Dropping Off the Grid
People drop “off the grid,” just vanish.
There are a few in my family. Some were not that far off the grid, really. The first was my father's distant relative Parker Merimuth Bomar, who was last found in Douglas County, Georgia, in 1900 and a member of the wide Bomar tribe.
His great-grandfather, Armstead Bomar, moved from South Carolina to what was Campbell County, Georgia, as soon as land was available.
Parker, one of nine kids, was the son of Elisha Pinkney 'Pink” Bomar and was sort of his own relative by marrying a cousin. There were a number of “Pinks” in the family, including Parker's own first born child.
Before there were census records as handy as your computer, my mother did as much of a search as was possible in those days and couldn't come up with anything useful. She gave up.
At the time, my family lived in Mt. Vernon, Georgia, and when Parker M. Bomar's family history finally fell into my lap, his descendants were living five miles away in Glenwood and had been there for several generations.
They were related to every established family in Wheeler County.
That son, Elisha Pickney Bomar, became a physician and was gunned down on the street of Lyons in 1918. The father and two sons who did the deed in front of witnesses bounced around the system but eventually walked.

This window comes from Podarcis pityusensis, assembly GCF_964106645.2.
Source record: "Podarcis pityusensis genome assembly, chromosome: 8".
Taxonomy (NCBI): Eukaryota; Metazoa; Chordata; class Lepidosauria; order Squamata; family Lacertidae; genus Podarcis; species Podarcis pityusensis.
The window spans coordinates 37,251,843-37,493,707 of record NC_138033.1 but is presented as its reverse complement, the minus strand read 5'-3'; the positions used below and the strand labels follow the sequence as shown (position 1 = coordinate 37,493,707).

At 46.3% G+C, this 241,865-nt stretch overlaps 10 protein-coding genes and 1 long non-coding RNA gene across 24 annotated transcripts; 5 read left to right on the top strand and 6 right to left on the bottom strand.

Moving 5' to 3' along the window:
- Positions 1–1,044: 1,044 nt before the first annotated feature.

I'd love to read the transcript of that trial in its various forms but doubt it still exists.
The Bomars and the Malones were connected to the same people but were not related. That's a shame because the second individual on the list was William L. Malone and his sister Missouri Malone.
William, born in 1848 and Missouri in 1851, were the children of John W. and Caroline Little Malone of Paulding County. John did have a taste for good (and bad) whiskey, according to those who cleaned up after him following his death.
John and Caroline married in 1848 and that is about the last we see of them. However in Caroline's father's will, written May 29, 1855, he mentions that his daughter, Caroline, was dead and the grandchildren living.
William and Missouri lived with their maternal aunt and her husband, Ephriam Pray, who at that time was William's legal guardian and continued as such as late as 1869.
Pray was a civil engineer, and it is unlikely that the Malone children escaped without a deep home-schooled education.
William is not mentioned in Pray's will published in 1893.
The world was littered with males named William Malone born in Georgia in 1849, but none of them are ripe.
One with nearly the right taste lived in Camp County, Texas. William appears in the 1880 census with his sister living in the house, but her name was given as “Sarah.”
So, what's up with William Malone?